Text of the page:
Rolf Shorter PAYNE


PAYNE, Rolf Shorter

Service Number: 29333
Enlisted: 12 May 1916, Moore Park, New South Wales
Last Rank: Gunner
Last Unit: 7th Field Artillery Brigade
Born: Brisbane, Queensland, Australia, 28 March 1895
Home Town: Hurstville, Kogarah, New South Wales
Schooling: Public School & Maitland Boys' High School
Occupation: Clerk
Died: Died of wounds, 2nd Australian Casualty Clearing Station, Trois Arbros, France, 25 June 1917, aged 22 years
Cemetery: Trois Arbres Cemetery, Steenwerck, Nord Pas de Calais
Trois Arbres Cemetery, Steenwerck, Nord Pas de Calais, France
Memorials: Australian War Memorial Roll of Honour, Commercial Banking Company of Sydney WW1 Honour Roll, Maitland High School Roll of Honour
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World War 1 Service

12 May 1916: Enlisted AIF WW1, Private, SN 29333, Moore Park, New South Wales
30 Sep 1916: Involvement AIF WW1, Gunner, SN 29333, Australian Field Artillery - 116th to 120th Howitzer Batteries: AIF, Enlistment/Embarkation WW1
30 Sep 1916: Embarked AIF WW1, Gunner, SN 29333, Australian Field Artillery - 116th to 120th Howitzer Batteries: AIF, HMAT Aeneas, Sydney
25 Jun 1917: Involvement AIF WW1, Gunner, SN 29333, 7th Field Artillery Brigade
25 Jun 1917: Wounded AIF WW1, Gunner, SN 29333, 7th Field Artillery Brigade, Shell wounds head and thigh.

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Biography contributed by Michael Silver

The Methodist newspaper reported in September 1917 that Rev. G. W. Payne of Hurstville and previously of Maitland had received a letter from his eldest son Lieutenant W.R. (Roy) Payne, in reference to the death of his youngest son the late Gunner Rolf S. Payne.

The following is an extract from the correspondence.

"I have just come back from seeing the last of Rolf. It is just awful. I will try to give you an account of the hap- penings which led up to Rolf's passing out into our Father's glorious home above. Rolf received his wounds on the night of the 25th August, whilst his gun was shifting from one position to another under a perfect hell of gas and high explosive shell fire.

I was not with Rolf when he was hit, but was some distance away on duty, and did not know about it till he had been taken to the dressing station. As soon as I heard about it, I hurried along to there and found him lying on a stretcher waiting to be taken to a hospital. The remarks of the men who carried him down made me feel proud to have such a man for a brother. Although suffering terrible agony, he made them promise to drop him and take shelter should any shells interrupt their progress. Rolf was conscious when I reached the dressing station and seemed pleased to see me. He greeted me with 'Hullo! old man! you got here alright. ' He was very weak from loss of blood even then. He asked me to cable you that he was hit and promised to let me know what extent the damage to him reached as soon as he could. I only saw him for about three minutes, and I caught a last glimpse of him as the stretcher-bearers put him into the ambulance, smiling a wan little smile as he said 'Good-bye, old chap.' He was sinking into unconsciousness then.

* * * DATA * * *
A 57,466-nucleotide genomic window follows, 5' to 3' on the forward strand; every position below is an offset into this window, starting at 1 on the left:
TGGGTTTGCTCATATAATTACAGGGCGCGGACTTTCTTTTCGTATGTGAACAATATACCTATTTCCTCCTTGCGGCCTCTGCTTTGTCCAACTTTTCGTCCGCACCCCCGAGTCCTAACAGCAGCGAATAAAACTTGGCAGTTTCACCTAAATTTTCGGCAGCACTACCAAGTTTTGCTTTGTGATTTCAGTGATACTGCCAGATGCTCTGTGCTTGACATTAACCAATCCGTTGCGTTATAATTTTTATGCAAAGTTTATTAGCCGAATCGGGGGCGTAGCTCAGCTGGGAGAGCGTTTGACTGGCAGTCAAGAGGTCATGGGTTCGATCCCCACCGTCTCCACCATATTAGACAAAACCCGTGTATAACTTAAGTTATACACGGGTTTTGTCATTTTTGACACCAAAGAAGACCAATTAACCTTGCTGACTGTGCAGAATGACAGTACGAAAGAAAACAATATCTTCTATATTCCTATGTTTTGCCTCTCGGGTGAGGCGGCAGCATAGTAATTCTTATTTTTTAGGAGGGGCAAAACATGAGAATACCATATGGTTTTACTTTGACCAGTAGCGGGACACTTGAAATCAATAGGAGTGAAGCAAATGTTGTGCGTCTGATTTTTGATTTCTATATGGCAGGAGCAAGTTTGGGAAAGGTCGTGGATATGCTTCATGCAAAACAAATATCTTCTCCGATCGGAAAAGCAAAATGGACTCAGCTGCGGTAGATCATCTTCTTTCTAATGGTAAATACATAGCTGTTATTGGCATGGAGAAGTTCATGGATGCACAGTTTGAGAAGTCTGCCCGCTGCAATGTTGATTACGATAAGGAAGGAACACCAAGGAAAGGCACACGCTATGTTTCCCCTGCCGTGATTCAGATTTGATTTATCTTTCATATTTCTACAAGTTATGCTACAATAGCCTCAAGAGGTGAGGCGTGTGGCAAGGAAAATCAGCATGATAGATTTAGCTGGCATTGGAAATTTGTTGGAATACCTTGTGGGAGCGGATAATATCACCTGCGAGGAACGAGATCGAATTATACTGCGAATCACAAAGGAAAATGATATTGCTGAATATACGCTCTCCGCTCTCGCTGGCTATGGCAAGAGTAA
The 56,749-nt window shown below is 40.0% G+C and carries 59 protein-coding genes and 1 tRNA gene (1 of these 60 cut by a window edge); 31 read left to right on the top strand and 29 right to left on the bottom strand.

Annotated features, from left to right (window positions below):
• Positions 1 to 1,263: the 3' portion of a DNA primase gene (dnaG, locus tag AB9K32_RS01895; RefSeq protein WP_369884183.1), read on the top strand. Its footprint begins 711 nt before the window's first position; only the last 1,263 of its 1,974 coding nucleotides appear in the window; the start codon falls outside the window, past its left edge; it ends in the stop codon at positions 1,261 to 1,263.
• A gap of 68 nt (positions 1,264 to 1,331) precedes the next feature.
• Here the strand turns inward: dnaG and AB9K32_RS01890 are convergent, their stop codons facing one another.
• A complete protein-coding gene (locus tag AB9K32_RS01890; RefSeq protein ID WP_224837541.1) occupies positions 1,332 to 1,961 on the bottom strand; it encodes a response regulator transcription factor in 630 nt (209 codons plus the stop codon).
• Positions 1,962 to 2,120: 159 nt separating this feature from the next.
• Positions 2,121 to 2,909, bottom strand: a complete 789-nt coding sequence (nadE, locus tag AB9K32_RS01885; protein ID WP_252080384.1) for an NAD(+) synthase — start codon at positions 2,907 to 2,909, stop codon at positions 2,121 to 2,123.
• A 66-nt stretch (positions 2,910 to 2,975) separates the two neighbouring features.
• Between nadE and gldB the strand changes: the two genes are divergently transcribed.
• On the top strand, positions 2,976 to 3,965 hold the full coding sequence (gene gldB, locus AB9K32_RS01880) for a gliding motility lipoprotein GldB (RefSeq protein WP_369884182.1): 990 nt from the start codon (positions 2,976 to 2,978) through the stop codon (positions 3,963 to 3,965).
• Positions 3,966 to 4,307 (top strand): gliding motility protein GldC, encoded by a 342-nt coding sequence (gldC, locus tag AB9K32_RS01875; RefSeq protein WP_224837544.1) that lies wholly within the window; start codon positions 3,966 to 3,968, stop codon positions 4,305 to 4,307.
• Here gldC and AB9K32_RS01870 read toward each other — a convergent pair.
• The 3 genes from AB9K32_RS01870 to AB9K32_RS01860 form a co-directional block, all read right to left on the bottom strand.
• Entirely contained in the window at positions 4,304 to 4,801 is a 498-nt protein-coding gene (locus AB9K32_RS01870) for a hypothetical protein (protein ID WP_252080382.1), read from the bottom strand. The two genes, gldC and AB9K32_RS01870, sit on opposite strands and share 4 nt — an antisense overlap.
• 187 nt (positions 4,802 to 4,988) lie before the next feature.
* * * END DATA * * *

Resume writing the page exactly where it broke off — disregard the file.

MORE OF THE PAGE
He was buried in the British Cemetery alongside the hospital in the afternoon by an Australian chaplain named Tucker, a youngish man from Melbourne. I was unable to get down from the firing line in time for the burial service; in fact, I didn't get word that he had passed away till late in the evening.

During the last six months of intimate companionship with Rolf, I have come to know a brother who possessed ideals of nobility, manliness, goodness, and purity, which would inspire beyond realisation. the saintliest, strongest, and wisest of men. A glimpse of what some of these were, may be obtained from various clippings you will find in his pocket book which I am sending you. And these ideals were not vague dreams to him, but very real. He constantly strove with continually seeking Divine help and guidance to attain these ideals. Many an intimate chat we have had about them, and one of the streaks of comfort vouchsafed to me in this bleak bitter time has been the knowledge that I am a better man for having known my brother. He was a constant reader of his Bible, which I am sending you. He also had a Testament which he used, but I am sorry to say that it has disappeared in the rush and scurry of things here. It is hard to hang on to anything which you do not carry about on you all the time.

The fellows in the battery have all been most wonderfully considerate. One of the sergeants, about the oldest man in the battery, told me to tell you that Rolf played his part, like the man that he is."

Rolf Payne attended Maitland High School during the period his father was assigned to the Maitland Methodist parish. Prior to enlistment he was employed by the Commercial Banking Company of Sydney.

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Biography contributed by Elizabeth Allen

Rolf Shorter PAYNE was born on 28th March, 1895 in Brisbane, Queensland

His parents were George Warren PAYNE and Sarah Eunice THOMPSON who married in NSW